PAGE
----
Misses the jackpot.
It’s a sad day for pinball aficionados when the local arcade closes down. It’s a great day when a new one opens up. Fans of Zen Studios got a bit of both when the company recently shut down development of Pinball FX 3, relaunching it as Pinball FX. Despite the title regression, Pinball FX comes with a new engine, a new user interface, and some new features. But will players miss the old arcade?
Trevor: I believe they will. Pinball FX3 is the Nintendo Switch game I’ve devoted the most hours to (Animal Crossing and Zelda’s numbers are padded, thanks to my wife). So, I very much approached this new entry with the conflicting emotions you spoke of. And though a pained admission, I concur to missing the earlier version. I don’t think Pinball FX’s new features were ready for primetime on the Switch.
Kirk: Before we get to that, let’s talk about what’s immediately lost with Pinball FX—all the tables you’ve purchased with Pinball FX3. That doesn’t mean you can’t play them anymore, of course, it just means you’ll have to keep Pinball FX3 around to do so. And if you want to play them in Pinball FX when/if they’re released there, you’ll need to buy them again. Thankfully, Pinball FX has enough new machines already available to keep you there for a while. The free tables you get with the game are Wild West Rampage, Fish Tails (one of my favorites), and Sorcerer’s Lair. In addition to those, which ones did Zen give you try out, Trev?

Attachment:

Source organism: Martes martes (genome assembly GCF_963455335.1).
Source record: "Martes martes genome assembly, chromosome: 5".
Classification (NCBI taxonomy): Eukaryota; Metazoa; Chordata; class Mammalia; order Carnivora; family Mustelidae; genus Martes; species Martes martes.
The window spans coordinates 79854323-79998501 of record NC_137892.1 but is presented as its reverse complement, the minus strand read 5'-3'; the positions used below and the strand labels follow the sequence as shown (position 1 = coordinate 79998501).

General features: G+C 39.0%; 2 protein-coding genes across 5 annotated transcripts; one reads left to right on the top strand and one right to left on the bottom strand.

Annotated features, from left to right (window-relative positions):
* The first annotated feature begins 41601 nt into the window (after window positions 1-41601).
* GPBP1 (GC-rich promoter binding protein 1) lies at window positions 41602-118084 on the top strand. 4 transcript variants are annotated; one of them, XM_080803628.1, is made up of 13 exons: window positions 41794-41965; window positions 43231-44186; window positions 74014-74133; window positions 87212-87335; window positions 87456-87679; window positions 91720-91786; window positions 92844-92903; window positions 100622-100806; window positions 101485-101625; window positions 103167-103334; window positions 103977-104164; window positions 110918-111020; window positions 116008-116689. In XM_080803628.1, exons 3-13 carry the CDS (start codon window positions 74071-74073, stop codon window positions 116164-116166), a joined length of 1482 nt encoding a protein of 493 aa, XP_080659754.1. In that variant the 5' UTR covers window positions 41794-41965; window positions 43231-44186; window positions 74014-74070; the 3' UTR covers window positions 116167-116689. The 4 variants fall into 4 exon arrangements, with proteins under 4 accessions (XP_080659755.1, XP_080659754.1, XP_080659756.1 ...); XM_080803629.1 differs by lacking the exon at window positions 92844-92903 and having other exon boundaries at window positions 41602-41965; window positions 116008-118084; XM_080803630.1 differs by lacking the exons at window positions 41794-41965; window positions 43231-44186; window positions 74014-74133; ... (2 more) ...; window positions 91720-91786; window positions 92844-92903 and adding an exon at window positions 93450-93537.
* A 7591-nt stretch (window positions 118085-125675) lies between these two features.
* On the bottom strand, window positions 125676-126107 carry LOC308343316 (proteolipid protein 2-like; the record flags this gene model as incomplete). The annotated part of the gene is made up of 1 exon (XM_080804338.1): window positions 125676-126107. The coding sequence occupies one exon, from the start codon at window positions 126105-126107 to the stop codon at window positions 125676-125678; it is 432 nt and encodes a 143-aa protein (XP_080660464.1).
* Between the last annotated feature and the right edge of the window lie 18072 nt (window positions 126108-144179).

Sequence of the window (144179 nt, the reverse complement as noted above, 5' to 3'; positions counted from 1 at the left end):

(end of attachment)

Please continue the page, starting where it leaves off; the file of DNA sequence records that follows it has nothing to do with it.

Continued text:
Trevor: Well, I was most excited to play The Addams Family. Besides having played the real deal, the popularity (best seller) simply demands my attention. But I also tried Gearbox Pinball—a trio of tables I have zero familiarity with.
Kirk: I was unfamiliar with my tables, too, but not necessarily with their subject matter. Zen provided the Godzilla vs. Kong Pinball Pack Bundle, which includes Godzilla Pinball, Kong Pinball, and Godzilla vs. Kong Pinball. I also received Crypt of the NecroDancer Pinball, which was just that one table. I’ll start by saying I dig what they’re doing with the dead space on the sides of the playing field. Instead of just showing us an arcade floor, we get images more conducive to the game’s theme. In Godzilla Pinball, for example, the table is wedged between the spikes on Godzilla’s back as he swims towards Hong Kong. It’s a fun effect; I just wish all of the visuals were treated with such care.
Trevor: That’s a good point about visuals outside the field of play. I usually use a table option that’s more zoomed in, so I tend to miss stuff like that. It does show some attention to detail, though, that I appreciate. More noticeable to me are some of the random in-game effects. Brothers in Arms, for example, will have rain showers pop up. While subtle, it’s a nicely implemented touch that I welcome. I must agree with you, though, that the visual package as a whole is mixed.